Prague Zoo: One of the world’s best
Prague Zoo opened in 1931, and is now one of the world’s greatest zoos. It contains around 450 species of animals, including over a hundred that are classed as threatened. We spent an amazing day out there, and could barely tear ourselves away when it was time to leave!
The journey to Prague Zoo can be pretty stressful by public transport. Whilst there is a direct local bus from Nadrazi Holaeovice, they pack the buses so full that it can be an unpleasant journey. Once at the zoo, you can purchase your tickets and use the free lockers if you need to. Maps are available for a small fee. It is a minor annoyance to have to pay for a map, but well worth paying for, since it is a sprawling site.
Prague zoo is absolutely huge, and you’ll therefore have no idea which way to go first. You can try to avoid the groups of children that head left to the penguins, and instead go up a very steep hill to the right where you may see some lovely red pandas. This dark and mysterious area is themed around the Indonesian Jungle. They have an awesome komodo dragon, and the cutest little monkeys ever, swinging from tree to tree. After checking out the otters, enter the twilight zone. In here are all of the animals that prefer the dark, like bushbabys and various rodents.
Seeing the animals interact with each other is priceless
It is a thrill to see the polar bear, since unless you live somewhere very cold, you’re unlikely to see many! The orangutans are always fun to interact with. We caught one playing with a hay bale on his head, which was hilarious. Africa Up Close is a really cool area which contains a fennec fox who is adorable. You’ll love seeing the cape ground squirrels play fighting with each other too, with the bigger one stealing the smaller one’s nuts.
There are some interesting rock formations, a la Stonehenge about the area too. You might get to see a bat-eared fox, and African pygmy mice who are so, so tiny it is unbelievable. There are even a couple of honey badgers wandering around, looking menacing.
From here, we had to return to the entrance. Since it was quieter now, we went down the left hand path towards the fur seals. The penguins are next, and it is great fun trying to get them to follow your finger on the glass. It is strange when coming out of their enclosure, since they also have an outside area. This is a grassy area rather than the fake ice look that are preferred in UK zoos. It looks funny seeing penguins walking on grass.
It is a journey around the world
In the birds of prey area, you can spot owls, vultures and eagles. Flamingos elegant sit on the opposite side of the walkway, with tapirs and all manner of exotic and rather large, birds. The Sichuan area is a Chinese themed indoor pavilion with birds flying about. Outside, there are extraordinary views of the chairlift, which looks mega scary.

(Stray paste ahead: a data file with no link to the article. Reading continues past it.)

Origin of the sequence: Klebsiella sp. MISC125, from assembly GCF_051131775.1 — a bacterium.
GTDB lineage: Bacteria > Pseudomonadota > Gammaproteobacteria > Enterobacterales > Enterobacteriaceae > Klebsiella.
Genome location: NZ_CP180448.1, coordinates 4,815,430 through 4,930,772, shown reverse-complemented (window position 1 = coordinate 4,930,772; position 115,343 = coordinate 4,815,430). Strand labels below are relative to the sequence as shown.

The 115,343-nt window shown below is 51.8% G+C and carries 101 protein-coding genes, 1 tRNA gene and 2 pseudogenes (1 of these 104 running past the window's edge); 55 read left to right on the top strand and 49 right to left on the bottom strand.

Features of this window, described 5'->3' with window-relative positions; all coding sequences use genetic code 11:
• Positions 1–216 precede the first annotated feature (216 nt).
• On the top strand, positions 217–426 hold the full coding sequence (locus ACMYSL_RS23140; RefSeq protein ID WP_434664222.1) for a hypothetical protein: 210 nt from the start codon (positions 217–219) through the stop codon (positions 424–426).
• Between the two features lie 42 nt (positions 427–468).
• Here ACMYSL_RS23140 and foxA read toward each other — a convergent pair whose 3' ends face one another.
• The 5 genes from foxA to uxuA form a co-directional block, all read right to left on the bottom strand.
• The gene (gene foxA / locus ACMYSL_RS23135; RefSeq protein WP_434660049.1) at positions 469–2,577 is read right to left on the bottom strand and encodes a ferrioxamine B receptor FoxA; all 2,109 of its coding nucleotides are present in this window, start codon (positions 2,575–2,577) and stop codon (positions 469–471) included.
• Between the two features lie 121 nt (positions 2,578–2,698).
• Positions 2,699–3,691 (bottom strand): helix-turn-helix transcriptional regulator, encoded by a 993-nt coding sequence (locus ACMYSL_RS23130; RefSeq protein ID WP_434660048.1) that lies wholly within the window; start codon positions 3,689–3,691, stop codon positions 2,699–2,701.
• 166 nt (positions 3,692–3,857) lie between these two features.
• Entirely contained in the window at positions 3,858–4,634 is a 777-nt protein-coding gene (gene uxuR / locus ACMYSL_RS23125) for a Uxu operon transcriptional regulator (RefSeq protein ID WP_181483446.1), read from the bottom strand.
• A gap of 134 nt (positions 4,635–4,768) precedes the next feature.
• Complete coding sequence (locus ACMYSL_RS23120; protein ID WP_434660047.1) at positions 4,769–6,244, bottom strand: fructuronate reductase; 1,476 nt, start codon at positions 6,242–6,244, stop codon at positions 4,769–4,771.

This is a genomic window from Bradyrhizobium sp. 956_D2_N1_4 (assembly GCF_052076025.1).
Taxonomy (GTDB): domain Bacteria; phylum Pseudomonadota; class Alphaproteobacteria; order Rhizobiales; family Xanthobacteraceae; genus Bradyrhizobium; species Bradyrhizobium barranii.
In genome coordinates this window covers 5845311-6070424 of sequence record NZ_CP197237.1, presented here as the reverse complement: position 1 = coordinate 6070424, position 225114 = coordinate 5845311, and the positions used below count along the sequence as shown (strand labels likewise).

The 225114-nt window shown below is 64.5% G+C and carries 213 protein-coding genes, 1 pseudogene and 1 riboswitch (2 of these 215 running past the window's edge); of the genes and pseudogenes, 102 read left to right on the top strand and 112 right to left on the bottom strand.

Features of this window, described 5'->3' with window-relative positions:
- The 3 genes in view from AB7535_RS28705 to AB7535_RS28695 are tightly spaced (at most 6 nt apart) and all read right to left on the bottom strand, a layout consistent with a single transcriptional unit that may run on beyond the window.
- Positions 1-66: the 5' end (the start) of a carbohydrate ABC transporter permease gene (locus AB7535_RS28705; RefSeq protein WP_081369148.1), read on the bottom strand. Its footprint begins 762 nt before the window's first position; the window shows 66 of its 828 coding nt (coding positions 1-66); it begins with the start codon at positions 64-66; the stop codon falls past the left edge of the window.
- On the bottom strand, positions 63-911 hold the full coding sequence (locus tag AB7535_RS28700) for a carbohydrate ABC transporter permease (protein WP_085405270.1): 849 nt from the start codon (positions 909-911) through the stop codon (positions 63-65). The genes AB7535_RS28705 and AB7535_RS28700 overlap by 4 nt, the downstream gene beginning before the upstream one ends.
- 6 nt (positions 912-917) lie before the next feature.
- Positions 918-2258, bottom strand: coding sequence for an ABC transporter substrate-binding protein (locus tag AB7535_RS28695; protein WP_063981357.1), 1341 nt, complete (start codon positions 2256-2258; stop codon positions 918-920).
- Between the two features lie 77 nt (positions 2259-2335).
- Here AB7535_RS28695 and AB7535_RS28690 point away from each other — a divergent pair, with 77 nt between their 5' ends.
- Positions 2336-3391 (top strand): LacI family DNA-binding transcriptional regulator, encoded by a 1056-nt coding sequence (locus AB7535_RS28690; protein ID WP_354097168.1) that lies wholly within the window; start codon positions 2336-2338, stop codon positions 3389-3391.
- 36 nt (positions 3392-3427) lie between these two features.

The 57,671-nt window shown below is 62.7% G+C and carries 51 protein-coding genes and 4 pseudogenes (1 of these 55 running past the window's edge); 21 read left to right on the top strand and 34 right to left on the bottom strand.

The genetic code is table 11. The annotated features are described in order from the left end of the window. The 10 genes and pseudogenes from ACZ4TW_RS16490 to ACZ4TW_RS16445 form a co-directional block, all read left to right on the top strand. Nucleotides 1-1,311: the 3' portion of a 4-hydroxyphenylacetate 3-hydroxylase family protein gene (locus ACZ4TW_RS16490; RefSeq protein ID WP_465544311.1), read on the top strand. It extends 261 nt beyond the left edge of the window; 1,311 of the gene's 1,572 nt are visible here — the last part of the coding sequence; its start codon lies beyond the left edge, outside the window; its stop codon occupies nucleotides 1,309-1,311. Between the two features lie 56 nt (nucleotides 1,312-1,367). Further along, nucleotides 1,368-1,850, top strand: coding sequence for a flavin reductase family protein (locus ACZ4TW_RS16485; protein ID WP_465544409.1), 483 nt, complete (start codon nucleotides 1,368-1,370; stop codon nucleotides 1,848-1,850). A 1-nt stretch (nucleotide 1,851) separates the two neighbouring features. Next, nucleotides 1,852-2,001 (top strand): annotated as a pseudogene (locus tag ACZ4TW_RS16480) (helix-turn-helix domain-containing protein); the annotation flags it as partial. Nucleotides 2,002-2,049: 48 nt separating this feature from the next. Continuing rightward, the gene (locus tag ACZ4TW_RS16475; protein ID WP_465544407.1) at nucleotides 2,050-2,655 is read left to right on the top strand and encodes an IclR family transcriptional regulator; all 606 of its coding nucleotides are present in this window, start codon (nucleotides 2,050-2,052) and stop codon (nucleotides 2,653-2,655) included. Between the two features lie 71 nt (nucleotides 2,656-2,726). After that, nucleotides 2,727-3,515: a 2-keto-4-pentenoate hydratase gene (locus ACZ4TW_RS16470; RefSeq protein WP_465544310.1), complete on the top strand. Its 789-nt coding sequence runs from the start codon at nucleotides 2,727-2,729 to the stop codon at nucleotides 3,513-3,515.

Another pavilion contains giant tortoises and monitor lizards. It is cool inside here, perfect for cooling off if it is warm outside. What is interesting are the signs that were dotted around, showing the height that the floods reached in 2002. It must have been a scary time in Prague!
Squirrel monkeys are on the way to the gorilla pavilion. A huge pregnant gorilla and a little mischievous child with two teenagers were the first gorillas we saw. Hopefully, you’ll be lucky enough to see the Silverback. We love the gorillas, and the next area contains another of our favourites – the big cats.
Go at feeding time to ensure you see the big cats
The big cats are often difficult to see. However, if you time your visit with their feeding time, you can guarantee seeing them inside. The tigers and the lions devour their lunch with just the glass separating them from your view. There are also reptiles in here, like iguanas. Amongst the big cats is an enclosure containing what looks like a domestic cat. It always makes us laugh to see tiny cats like this with a huge enclosure.
People with a fear of snakes won’t like the seating area in the middle, since a huge fake anaconda looks like it is slithering amongst the seats. They have real anacondas too! The Giant Salamanders have their own house, which has an extremely strict no photography rule in place. Make sure to try and find the ridiculously scary looking bird called the shoebill. The bird wetlands contain all sorts of exotically coloured birds, from ibises to cranes and waterfowl. They also have a walk through aviary.
The rock outcrop offers a natural enviroment